Expansion on drawing board

Administrators seek options for middle school

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— The Steamboat Springs Educational Fund Board approved funding for the architectural drawings of an expansion to Steamboat Springs Middle School.

The middle school has been in need of extra classrooms to accommodate the growing number of students, said Rick Denney, district facilities director. To account for the immediate need for extra classrooms, the middle school's gym was remodeled last summer into a two-story room that added two additional classrooms and a mat room for wrestling practice.

However, this addition was only a temporary solution to the growing problem.

Denney said the options for adding classrooms to the existing middle school were explored for cost effectiveness. He said adding an expansion to the back of the building would be the most cost effective because building within the school's infrastructure would require replacing portions of the ventilation system.

The $75,000 gift from the fund board will allow Denney to get architectural drawings of the expansion and determine its cost.

He said getting funds for the design work is only the beginning and hopes he will receive funding for the expansion as well.

Denney said if funding is not approved, the district will have to find other funding options that may include trying to pass a bond during the next election. Ideally, he said, he would like the construction to begin this summer so the expansion could be completed by the 2003-04 school year.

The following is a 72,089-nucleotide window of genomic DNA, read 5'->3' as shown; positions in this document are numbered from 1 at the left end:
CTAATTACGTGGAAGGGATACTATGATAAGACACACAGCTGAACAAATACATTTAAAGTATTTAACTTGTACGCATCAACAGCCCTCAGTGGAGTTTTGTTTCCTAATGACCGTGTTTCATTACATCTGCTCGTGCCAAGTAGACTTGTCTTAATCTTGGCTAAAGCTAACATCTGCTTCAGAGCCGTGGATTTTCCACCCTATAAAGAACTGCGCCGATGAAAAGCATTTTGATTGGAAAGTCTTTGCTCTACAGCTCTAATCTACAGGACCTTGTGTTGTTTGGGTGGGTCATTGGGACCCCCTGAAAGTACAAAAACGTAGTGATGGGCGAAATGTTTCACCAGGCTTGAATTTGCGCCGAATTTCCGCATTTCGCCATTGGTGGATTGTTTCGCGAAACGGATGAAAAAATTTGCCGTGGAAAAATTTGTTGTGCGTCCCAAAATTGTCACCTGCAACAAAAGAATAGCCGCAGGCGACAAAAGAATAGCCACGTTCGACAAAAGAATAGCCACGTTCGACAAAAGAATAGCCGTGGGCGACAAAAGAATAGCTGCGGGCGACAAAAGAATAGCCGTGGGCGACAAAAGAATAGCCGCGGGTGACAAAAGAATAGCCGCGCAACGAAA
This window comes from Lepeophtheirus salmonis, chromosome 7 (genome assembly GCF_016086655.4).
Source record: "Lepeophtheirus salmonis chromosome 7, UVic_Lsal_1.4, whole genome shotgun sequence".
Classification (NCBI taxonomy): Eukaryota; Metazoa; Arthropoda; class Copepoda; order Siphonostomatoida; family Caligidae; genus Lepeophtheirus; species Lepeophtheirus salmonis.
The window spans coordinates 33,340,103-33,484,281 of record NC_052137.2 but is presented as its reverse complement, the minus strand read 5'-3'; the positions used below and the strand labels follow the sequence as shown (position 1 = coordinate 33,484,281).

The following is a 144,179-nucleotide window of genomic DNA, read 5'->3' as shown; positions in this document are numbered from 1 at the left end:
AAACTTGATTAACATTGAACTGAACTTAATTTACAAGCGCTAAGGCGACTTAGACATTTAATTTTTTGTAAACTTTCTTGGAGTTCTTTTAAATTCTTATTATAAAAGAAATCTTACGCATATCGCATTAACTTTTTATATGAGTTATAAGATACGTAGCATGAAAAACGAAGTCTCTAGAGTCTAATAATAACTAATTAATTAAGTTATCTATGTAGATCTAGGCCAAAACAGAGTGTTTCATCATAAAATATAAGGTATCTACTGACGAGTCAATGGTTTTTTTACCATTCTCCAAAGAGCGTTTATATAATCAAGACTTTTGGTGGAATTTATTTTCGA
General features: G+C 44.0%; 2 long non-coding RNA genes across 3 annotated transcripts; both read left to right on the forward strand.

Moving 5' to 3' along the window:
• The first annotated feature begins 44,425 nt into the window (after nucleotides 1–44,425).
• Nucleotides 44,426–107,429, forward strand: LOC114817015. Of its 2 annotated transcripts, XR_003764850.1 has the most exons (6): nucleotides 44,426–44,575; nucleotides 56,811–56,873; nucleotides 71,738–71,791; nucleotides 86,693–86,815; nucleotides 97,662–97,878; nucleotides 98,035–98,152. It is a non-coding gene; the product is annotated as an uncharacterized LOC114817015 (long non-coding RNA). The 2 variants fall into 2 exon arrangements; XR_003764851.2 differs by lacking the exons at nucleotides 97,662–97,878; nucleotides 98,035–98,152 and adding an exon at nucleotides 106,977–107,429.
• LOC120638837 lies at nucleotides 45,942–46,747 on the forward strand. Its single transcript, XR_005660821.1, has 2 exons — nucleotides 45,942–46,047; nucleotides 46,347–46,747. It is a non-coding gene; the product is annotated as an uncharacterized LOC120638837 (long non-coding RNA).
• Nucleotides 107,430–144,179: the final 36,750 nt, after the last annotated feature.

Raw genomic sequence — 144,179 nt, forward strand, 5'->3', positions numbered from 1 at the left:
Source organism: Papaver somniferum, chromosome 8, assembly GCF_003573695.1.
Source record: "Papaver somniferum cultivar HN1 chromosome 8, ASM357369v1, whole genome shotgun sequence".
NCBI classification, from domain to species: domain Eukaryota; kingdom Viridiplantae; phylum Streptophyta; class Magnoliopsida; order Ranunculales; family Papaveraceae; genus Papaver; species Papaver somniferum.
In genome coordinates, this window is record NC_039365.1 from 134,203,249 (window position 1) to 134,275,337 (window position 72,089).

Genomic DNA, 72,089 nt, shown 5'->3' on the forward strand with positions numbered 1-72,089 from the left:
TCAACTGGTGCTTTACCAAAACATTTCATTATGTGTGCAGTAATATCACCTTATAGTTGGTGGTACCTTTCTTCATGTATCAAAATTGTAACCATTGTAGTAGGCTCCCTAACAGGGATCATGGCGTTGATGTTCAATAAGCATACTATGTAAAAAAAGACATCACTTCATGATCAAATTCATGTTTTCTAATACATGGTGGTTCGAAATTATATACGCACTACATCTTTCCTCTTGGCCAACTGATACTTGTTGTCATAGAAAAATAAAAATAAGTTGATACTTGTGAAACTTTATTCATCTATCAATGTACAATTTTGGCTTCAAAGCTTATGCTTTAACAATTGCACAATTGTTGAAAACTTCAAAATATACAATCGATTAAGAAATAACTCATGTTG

In addition to the middle school expansion, the fund board heard the first reading of a proposal request for three aides in the third grade at Strawberry Park Elementary.

"We are trying to give students more time with a teacher or aide we're hoping it will result in an increase in education," Strawberry Park Principal John DeVincentis said.

DeVincentis said the ideal situation would be to have an additional teacher in the third grade to reduce the class size of 23, which is the current number of students in third-grade classes at Strawberry Park. He said with the school year in progress, adding a new teacher would not be the best option.

With new aides, who will receive training and be integrated into the classrooms, DeVincentis said he hopes students will have the same benefit of having a smaller class size.

The current third-grade class has had a larger class size since the students' first-grade year, DeVincentis said.

He said parents have addressed their concerns about having a continually higher class size because of evidence showing the benefit of small classes from the kindergarten through third-grade years.

The fund board will be issuing a proxy vote on the issue in the next couple of days to ensure aides will be added to the classrooms as quickly as possible if the proposal passes.

"We have never not been responsive to a commission who needs a quick answer," said Jim Gill, fund board chairman.

DeVincentis said he approached the Educational Excellence Commission in the spring with the idea of hiring an additional teacher, but at that time, the class sizes were 21, 22 and 23 students in the third grade at Strawberry Park, and educational excellence commission members did not feel an additional teacher was necessary.

But with the addition of more students than projected at the school, the educational excellence commission supported the addition of three aides not to exceed the cost of $40,000.

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